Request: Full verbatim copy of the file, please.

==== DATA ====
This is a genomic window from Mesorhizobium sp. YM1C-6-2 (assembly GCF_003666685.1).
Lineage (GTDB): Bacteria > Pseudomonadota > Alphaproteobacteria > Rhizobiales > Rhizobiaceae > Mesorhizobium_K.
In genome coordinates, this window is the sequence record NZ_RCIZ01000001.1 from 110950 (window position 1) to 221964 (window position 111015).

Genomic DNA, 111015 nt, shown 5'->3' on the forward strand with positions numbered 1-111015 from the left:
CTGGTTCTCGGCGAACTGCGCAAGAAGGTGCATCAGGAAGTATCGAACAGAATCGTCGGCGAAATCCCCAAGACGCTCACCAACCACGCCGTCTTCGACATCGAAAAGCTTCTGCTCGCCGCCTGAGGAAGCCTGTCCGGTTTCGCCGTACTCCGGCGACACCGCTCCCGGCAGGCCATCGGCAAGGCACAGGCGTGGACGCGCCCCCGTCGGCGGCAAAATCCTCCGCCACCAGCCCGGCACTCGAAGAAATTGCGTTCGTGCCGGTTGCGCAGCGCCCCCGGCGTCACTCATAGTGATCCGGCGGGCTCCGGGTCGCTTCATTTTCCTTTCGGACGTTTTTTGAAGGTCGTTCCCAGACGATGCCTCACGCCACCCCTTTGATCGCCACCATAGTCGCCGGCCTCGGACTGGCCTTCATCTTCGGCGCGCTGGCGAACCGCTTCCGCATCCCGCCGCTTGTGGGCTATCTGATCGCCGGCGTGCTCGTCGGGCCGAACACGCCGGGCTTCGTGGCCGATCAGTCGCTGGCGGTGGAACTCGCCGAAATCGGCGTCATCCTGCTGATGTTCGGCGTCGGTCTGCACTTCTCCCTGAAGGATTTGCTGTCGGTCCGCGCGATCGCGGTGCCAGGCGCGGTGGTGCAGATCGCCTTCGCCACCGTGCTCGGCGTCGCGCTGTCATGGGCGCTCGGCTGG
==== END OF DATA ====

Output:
This is a genomic window from Mesorhizobium sp. YM1C-6-2 (assembly GCF_003666685.1).
Lineage (GTDB): Bacteria > Pseudomonadota > Alphaproteobacteria > Rhizobiales > Rhizobiaceae > Mesorhizobium_K.
In genome coordinates, this window is the sequence record NZ_RCIZ01000001.1 from 110950 (window position 1) to 221964 (window position 111015).

Genomic DNA, 111015 nt, shown 5'->3' on the forward strand with positions numbered 1-111015 from the left:
CTGGTTCTCGGCGAACTGCGCAAGAAGGTGCATCAGGAAGTATCGAACAGAATCGTCGGCGAAATCCCCAAGACGCTCACCAACCACGCCGTCTTCGACATCGAAAAGCTTCTGCTCGCCGCCTGAGGAAGCCTGTCCGGTTTCGCCGTACTCCGGCGACACCGCTCCCGGCAGGCCATCGGCAAGGCACAGGCGTGGACGCGCCCCCGTCGGCGGCAAAATCCTCCGCCACCAGCCCGGCACTCGAAGAAATTGCGTTCGTGCCGGTTGCGCAGCGCCCCCGGCGTCACTCATAGTGATCCGGCGGGCTCCGGGTCGCTTCATTTTCCTTTCGGACGTTTTTTGAAGGTCGTTCCCAGACGATGCCTCACGCCACCCCTTTGATCGCCACCATAGTCGCCGGCCTCGGACTGGCCTTCATCTTCGGCGCGCTGGCGAACCGCTTCCGCATCCCGCCGCTTGTGGGCTATCTGATCGCCGGCGTGCTCGTCGGGCCGAACACGCCGGGCTTCGTGGCCGATCAGTCGCTGGCGGTGGAACTCGCCGAAATCGGCGTCATCCTGCTGATGTTCGGCGTCGGTCTGCACTTCTCCCTGAAGGATTTGCTGTCGGTCCGCGCGATCGCGGTGCCAGGCGCGGTGGTGCAGATCGCCTTCGCCACCGTGCTCGGCGTCGCGCTGTCATGGGCGCTCGGCTGG